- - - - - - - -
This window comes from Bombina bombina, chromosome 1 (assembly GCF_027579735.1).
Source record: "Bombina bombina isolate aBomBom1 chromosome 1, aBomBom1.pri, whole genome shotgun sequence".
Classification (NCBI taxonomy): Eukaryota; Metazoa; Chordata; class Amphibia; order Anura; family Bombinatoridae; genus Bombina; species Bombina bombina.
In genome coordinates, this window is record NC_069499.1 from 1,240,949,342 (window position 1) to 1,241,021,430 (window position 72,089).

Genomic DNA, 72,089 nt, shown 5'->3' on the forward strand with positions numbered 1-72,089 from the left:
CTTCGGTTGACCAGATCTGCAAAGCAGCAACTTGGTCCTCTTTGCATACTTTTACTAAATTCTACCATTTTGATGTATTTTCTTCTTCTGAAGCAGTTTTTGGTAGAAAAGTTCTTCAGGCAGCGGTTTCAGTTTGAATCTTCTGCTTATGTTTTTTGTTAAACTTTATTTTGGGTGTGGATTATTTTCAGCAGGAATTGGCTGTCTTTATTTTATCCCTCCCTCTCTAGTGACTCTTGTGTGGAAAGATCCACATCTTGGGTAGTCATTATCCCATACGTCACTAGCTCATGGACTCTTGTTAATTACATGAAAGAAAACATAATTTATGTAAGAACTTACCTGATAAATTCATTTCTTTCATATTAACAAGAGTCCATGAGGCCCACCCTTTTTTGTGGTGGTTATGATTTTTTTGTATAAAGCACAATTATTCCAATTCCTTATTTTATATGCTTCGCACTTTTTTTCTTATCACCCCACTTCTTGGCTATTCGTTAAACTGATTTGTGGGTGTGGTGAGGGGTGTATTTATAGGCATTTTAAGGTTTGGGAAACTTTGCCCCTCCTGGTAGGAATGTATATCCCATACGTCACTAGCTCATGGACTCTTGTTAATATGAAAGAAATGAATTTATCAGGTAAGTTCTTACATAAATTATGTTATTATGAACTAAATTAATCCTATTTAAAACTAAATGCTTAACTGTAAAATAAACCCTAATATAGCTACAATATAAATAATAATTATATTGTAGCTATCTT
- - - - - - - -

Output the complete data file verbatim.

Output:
This window comes from Bombina bombina, chromosome 1 (assembly GCF_027579735.1).
Source record: "Bombina bombina isolate aBomBom1 chromosome 1, aBomBom1.pri, whole genome shotgun sequence".
Classification (NCBI taxonomy): Eukaryota; Metazoa; Chordata; class Amphibia; order Anura; family Bombinatoridae; genus Bombina; species Bombina bombina.
In genome coordinates, this window is record NC_069499.1 from 1,240,949,342 (window position 1) to 1,241,021,430 (window position 72,089).

Genomic DNA, 72,089 nt, shown 5'->3' on the forward strand with positions numbered 1-72,089 from the left:
CTTCGGTTGACCAGATCTGCAAAGCAGCAACTTGGTCCTCTTTGCATACTTTTACTAAATTCTACCATTTTGATGTATTTTCTTCTTCTGAAGCAGTTTTTGGTAGAAAAGTTCTTCAGGCAGCGGTTTCAGTTTGAATCTTCTGCTTATGTTTTTTGTTAAACTTTATTTTGGGTGTGGATTATTTTCAGCAGGAATTGGCTGTCTTTATTTTATCCCTCCCTCTCTAGTGACTCTTGTGTGGAAAGATCCACATCTTGGGTAGTCATTATCCCATACGTCACTAGCTCATGGACTCTTGTTAATTACATGAAAGAAAACATAATTTATGTAAGAACTTACCTGATAAATTCATTTCTTTCATATTAACAAGAGTCCATGAGGCCCACCCTTTTTTGTGGTGGTTATGATTTTTTTGTATAAAGCACAATTATTCCAATTCCTTATTTTATATGCTTCGCACTTTTTTTCTTATCACCCCACTTCTTGGCTATTCGTTAAACTGATTTGTGGGTGTGGTGAGGGGTGTATTTATAGGCATTTTAAGGTTTGGGAAACTTTGCCCCTCCTGGTAGGAATGTATATCCCATACGTCACTAGCTCATGGACTCTTGTTAATATGAAAGAAATGAATTTATCAGGTAAGTTCTTACATAAATTATGTTATTATGAACTAAATTAATCCTATTTAAAACTAAATGCTTAACTGTAAAATAAACCCTAATATAGCTACAATATAAATAATAATTATATTGTAGCTATCTT